A tour of amazing architecture of Belfast is a tour of architectural styles through the ages, as the buildings cover a great many different styles throughout the past few centuries. From modern buildings that have been constructed to help regenerate the city, such as the state of the art Waterfront Hall, to Edwardian style cathedrals that offer many sculptures, there are plenty of grand architectural styles to feast your eyes on while touring the city. Here are just a few of the buildings you must check out while in the city.
One of your first stops should be at Queen’s University where you can find the Lanyon Building, which was originally designed back in 1849 by Sir Charles Lanyon. This Victorian landmark is stunning and perfectly fits in with the many other remarkable historical buildings that dot the campus.
History & Modernity
If you can tear yourself away from the grandeur of the university buildings, head over to City Hall, an amazing structure which was completed in 1906 but originally commissioned in 1888. The Dome of this venerable edifice soars 53 metres in height, and there are two sculptures that sit above the door meant to represent Belfast’s unique contribution to commerce and the arts.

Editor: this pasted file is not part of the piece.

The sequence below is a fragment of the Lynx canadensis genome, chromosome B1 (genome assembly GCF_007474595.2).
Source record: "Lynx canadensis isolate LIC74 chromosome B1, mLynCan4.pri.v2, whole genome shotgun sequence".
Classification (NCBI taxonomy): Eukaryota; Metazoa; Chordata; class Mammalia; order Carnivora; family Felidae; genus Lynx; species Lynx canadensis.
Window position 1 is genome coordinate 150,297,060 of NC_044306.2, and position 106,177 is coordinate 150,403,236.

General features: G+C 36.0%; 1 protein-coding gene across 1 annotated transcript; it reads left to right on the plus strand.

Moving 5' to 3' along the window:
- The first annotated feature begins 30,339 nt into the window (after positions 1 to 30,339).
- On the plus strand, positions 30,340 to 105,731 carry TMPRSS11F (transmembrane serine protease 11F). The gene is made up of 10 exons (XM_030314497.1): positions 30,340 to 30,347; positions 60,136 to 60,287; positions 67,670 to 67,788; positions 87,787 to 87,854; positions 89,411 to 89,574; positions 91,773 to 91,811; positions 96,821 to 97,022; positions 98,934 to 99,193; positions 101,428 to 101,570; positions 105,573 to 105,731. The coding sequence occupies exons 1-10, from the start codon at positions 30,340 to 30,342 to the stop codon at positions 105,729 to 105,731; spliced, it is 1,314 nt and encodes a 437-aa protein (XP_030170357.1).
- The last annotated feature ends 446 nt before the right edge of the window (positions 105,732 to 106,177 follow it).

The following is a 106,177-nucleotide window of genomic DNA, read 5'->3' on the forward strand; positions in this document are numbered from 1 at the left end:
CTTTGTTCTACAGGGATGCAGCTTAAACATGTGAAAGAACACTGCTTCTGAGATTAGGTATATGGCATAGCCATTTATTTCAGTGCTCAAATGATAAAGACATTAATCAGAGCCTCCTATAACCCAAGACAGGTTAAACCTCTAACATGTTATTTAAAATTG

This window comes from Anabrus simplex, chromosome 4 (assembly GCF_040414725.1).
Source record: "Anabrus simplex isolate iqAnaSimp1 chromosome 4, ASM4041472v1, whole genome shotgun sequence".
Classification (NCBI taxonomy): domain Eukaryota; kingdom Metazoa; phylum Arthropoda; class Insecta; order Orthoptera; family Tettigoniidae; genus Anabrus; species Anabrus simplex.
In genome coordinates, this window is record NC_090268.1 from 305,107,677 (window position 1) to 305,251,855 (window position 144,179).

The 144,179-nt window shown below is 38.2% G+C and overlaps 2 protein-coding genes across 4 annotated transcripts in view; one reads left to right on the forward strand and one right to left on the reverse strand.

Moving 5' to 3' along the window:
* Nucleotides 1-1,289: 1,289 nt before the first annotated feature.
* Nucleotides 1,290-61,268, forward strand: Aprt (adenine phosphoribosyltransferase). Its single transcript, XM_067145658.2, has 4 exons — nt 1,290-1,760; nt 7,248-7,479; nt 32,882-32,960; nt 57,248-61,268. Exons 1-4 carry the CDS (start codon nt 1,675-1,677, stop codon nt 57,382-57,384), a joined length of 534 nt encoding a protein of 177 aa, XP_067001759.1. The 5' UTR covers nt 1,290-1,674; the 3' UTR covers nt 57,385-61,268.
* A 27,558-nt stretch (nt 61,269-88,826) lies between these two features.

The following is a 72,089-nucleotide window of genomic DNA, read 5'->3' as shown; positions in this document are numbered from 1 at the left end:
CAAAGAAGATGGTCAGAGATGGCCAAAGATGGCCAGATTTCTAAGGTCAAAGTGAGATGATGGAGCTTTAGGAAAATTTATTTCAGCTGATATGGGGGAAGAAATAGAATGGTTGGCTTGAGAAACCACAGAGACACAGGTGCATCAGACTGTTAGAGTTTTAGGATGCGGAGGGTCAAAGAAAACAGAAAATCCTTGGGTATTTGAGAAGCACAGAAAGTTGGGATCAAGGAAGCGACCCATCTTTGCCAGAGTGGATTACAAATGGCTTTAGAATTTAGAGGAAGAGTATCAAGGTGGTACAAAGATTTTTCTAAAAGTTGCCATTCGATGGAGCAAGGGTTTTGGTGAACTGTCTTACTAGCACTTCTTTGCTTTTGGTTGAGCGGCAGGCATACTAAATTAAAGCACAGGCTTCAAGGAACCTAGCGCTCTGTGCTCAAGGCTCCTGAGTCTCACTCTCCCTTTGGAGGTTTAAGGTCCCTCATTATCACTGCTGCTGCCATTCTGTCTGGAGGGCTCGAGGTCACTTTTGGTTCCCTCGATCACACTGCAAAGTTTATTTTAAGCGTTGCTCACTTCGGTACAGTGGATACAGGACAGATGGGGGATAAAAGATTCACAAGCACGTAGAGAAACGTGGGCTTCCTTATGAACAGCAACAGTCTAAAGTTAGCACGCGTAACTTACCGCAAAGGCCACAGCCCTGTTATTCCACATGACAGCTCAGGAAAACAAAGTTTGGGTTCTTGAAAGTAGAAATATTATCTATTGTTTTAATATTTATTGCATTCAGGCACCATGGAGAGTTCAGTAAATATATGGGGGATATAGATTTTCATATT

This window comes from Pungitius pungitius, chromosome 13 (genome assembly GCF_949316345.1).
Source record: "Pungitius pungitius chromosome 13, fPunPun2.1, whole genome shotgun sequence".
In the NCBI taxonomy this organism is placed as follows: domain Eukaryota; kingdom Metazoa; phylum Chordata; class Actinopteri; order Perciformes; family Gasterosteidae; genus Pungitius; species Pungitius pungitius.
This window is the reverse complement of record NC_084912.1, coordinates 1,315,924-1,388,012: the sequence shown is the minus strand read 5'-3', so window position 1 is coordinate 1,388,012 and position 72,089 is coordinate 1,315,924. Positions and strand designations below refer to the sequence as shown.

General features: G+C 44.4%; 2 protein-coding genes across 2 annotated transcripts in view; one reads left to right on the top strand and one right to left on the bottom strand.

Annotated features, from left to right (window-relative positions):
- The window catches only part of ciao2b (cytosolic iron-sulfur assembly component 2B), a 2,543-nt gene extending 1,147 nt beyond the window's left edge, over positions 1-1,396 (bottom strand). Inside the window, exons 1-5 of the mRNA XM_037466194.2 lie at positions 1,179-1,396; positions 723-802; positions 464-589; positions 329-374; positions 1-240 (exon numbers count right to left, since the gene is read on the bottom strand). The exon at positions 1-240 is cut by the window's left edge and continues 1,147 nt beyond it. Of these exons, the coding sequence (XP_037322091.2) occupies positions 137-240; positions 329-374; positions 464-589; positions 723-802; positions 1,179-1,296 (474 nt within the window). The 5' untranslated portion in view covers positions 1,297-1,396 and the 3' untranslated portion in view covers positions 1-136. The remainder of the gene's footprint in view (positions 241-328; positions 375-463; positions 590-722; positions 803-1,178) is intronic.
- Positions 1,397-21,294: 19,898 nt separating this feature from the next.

A more modern structure that you can use to break up your history lesson is the Obel Tower. The Tower cost a whopping sixty million to build, and is easily one of the most modern buildings in Belfast. It is also the tallest building on the island of Ireland measuring 85 metres.
While in the City Centre of Belfast head over to the Europa Hotel, a four star establishment that now is a sleek and proud member of the skyline. However, this hotel was actually bombed 27 times, and is known as being one of the most frequently bombed hotels in all of Europe. Remarkably, each time it has been rebuilt and is still standing proud today.
Stroll down the street to see the Albert Clock which was built in memory of Queen Victoria and is 35 metres in height. It has a slight lean to it but it is still quite astounding to view.
Finally, round out your trip by walking through St. George’s Market, and emerging on the other side to visit the Tudor Revival-styled Saint Malachy’s Catholic Church. The church was completed in 1844 and is one of two buildings that are still standing in Belfast that was constructed using only hand made bricks.